Maintaining a healthy weight is not only about what you eat, but how much you eat. While there are some general guidelines about portion size, it actually differs for everyone. Gender, size, age and activity level all impact metabolic rate, or the rate at which you turn food into energy, and that rate determines appropriate portion sizes. In addition, more sleep and hydration will improve your body’s ability to convert food into fuel.
What determines healthy portion size?
As for what you should be eating, here are the suggested ranges for adults by food group:
- Carbohydrates: 45-65% of calories
- Fat: 20-35% of calories
- Protein: 10-35% of calories
The Mayo Clinic has a tool that allows you to personalize how much of each food group you should eat based on gender, age, height, weight, how much you exercise and whether your goal is to lose or maintain weight.
But what is a food portion?
A healthy portion also depends on what the food is. One portion of protein should be about the size of a deck of cards, while one portion of fat is two teaspoons, or the size of two dice. For carbohydrates, one-half cup is frequently one portion, again depending on what exactly the food is, and is often compared to the size of a hockey puck.
Measuring food is important too. Whether with a food scale or measuring cups, eyeballing it may not be your best gauge. Look at a package to see what the serving size is and set that amount aside to ensure that you don’t overeat.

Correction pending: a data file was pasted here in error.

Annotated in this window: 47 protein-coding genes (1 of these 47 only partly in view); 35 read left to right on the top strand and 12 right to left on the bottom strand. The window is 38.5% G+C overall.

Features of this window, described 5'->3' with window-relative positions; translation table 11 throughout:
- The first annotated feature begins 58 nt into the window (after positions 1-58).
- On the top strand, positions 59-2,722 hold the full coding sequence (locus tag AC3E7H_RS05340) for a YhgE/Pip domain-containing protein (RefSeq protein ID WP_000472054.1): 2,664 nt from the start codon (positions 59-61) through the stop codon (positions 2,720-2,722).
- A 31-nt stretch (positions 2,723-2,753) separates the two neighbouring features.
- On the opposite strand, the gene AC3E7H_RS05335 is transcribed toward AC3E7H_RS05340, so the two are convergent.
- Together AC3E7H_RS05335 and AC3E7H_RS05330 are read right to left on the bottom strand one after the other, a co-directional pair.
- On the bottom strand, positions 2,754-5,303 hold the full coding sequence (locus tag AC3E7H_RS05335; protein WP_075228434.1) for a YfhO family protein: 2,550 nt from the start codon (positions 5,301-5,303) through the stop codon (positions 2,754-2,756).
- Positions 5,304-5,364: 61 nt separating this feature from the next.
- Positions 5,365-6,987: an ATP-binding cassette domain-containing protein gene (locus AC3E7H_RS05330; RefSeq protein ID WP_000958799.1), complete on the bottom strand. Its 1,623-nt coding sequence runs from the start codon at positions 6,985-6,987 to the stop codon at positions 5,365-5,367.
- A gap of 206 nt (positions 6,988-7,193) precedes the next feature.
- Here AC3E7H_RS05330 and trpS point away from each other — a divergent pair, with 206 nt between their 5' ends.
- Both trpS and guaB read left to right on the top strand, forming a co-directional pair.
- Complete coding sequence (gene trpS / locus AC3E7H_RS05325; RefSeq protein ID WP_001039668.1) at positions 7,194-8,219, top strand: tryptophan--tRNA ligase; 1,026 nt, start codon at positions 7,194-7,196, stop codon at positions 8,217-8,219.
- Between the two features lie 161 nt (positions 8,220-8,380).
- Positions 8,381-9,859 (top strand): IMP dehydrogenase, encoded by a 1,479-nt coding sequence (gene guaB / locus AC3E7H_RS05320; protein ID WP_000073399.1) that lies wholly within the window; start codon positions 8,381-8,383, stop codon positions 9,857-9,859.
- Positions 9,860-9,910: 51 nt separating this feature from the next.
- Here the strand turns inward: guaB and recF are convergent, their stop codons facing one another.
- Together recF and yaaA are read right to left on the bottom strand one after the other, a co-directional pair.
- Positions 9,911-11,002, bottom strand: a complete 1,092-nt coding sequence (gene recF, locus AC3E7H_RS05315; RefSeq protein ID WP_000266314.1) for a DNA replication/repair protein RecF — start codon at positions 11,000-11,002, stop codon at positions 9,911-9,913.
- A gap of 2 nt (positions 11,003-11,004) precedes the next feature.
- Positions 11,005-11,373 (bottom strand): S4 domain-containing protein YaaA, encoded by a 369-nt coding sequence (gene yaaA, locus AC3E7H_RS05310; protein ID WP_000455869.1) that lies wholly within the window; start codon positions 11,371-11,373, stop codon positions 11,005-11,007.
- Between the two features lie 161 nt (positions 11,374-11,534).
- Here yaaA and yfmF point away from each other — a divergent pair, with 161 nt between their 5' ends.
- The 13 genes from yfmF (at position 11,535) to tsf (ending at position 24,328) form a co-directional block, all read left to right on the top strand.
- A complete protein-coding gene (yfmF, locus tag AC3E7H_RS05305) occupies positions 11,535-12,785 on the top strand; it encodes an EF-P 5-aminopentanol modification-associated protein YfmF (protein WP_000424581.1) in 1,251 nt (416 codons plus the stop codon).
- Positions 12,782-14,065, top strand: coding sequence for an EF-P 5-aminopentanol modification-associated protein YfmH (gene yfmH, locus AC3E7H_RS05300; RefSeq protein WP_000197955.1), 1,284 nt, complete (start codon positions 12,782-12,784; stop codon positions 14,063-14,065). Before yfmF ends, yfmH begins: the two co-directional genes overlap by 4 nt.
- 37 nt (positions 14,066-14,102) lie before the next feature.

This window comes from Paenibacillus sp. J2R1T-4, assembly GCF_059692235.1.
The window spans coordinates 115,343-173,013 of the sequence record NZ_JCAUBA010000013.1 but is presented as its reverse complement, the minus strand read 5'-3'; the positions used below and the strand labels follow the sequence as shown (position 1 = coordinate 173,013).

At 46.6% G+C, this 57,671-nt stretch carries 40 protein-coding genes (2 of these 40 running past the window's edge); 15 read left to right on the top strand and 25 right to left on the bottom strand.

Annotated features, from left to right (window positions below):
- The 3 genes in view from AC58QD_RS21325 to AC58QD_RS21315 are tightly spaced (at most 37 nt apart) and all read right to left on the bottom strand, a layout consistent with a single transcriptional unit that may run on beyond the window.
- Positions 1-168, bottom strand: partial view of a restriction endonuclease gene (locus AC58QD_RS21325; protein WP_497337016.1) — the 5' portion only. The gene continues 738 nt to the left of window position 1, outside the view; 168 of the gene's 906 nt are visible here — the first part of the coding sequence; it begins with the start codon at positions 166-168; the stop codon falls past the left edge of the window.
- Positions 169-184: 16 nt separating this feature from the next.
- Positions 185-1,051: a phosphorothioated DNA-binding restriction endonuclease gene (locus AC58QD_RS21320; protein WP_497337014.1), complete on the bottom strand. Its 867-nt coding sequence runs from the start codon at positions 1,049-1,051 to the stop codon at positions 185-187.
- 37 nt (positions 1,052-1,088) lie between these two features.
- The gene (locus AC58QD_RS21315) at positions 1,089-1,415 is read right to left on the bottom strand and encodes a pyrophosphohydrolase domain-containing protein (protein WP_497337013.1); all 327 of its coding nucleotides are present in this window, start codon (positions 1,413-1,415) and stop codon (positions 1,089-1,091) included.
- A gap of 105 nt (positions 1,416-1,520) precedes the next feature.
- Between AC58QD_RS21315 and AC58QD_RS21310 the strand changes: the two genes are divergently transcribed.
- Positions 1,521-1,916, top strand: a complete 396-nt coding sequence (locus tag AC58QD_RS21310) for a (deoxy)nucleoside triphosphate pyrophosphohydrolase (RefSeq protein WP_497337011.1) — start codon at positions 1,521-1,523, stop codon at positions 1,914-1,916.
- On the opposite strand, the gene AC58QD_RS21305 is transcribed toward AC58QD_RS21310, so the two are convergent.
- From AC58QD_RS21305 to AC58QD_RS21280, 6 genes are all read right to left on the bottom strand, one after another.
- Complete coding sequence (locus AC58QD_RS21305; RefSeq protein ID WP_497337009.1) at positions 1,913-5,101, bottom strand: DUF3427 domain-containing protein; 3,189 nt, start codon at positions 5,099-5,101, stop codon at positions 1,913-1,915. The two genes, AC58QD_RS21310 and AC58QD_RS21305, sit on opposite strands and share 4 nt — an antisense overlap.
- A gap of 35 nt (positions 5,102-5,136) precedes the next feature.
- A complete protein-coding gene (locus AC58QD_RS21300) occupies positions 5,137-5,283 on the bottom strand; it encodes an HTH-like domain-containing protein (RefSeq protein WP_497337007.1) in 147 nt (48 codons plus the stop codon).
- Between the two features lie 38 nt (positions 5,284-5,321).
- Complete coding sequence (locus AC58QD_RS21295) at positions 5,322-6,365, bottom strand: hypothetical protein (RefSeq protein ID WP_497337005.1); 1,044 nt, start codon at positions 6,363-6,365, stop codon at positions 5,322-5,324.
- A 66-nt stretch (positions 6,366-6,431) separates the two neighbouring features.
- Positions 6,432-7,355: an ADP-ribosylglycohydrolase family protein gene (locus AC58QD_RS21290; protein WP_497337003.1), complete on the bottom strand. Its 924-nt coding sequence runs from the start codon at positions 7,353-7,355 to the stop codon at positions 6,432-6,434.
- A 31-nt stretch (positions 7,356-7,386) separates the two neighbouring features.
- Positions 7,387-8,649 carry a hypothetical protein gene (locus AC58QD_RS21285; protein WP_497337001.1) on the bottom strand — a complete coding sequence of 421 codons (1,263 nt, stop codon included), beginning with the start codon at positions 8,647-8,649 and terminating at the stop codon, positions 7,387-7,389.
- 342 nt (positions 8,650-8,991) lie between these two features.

Another way to think about portions is to consider nutritional density. If a food has minimal nutrients, that food’s portion size should be smaller. With good-for-you foods, it is generally OK to eat portions that are a little larger.
A portion is not what is put in front of you. Restaurants often serve huge meals on oversized plates, to provide the appearance of giving patrons a great value. Yet, the “value” is usually only in the quantity; you may be getting three to four portions of calories, added fat, sugar and salt if you eat the whole thing.
You can begin with the above recommendations, but at the end of the day, it is you who needs to experiment with what you eat and the portion sizes, and see how you feel. Did you gain weight or lose weight? Do you feel like you have enough energy, or do you feel lethargic? Then, once you assess your situation, you can refine your foods and amounts until you determine your optimal diet and portion sizes.
If you are within reach of your target weight, let hunger be your guide. If you feel too hungry, eat a slightly larger portion of whole foods instead. It’s better to have a larger meal than to pig out on junky snacks that may not be your best choices.
Good nutrition is one of the key components of healthy living. Yet, what people put in their mouths, and how much, seems to be ignored as food choices have expanded; they lead busier lives, and many have replaced cooking with quick and convenient choices.
Spend a moment before you eat appreciating how the food in front of you will nourish you.
Eating too fast distorts our sense of being full, and that means we “inhale” larger portions before our bodies catch up. Consider starting with a drink of water to begin to fill your belly. Perhaps move on to vegetables to continue to satiate your hunger. Slow down, and chew more.
Being more mindful about what you are eating, and the quantity, will help you maintain a healthy weight, keep you energized to do what you like to do and allow your body to function at a higher level.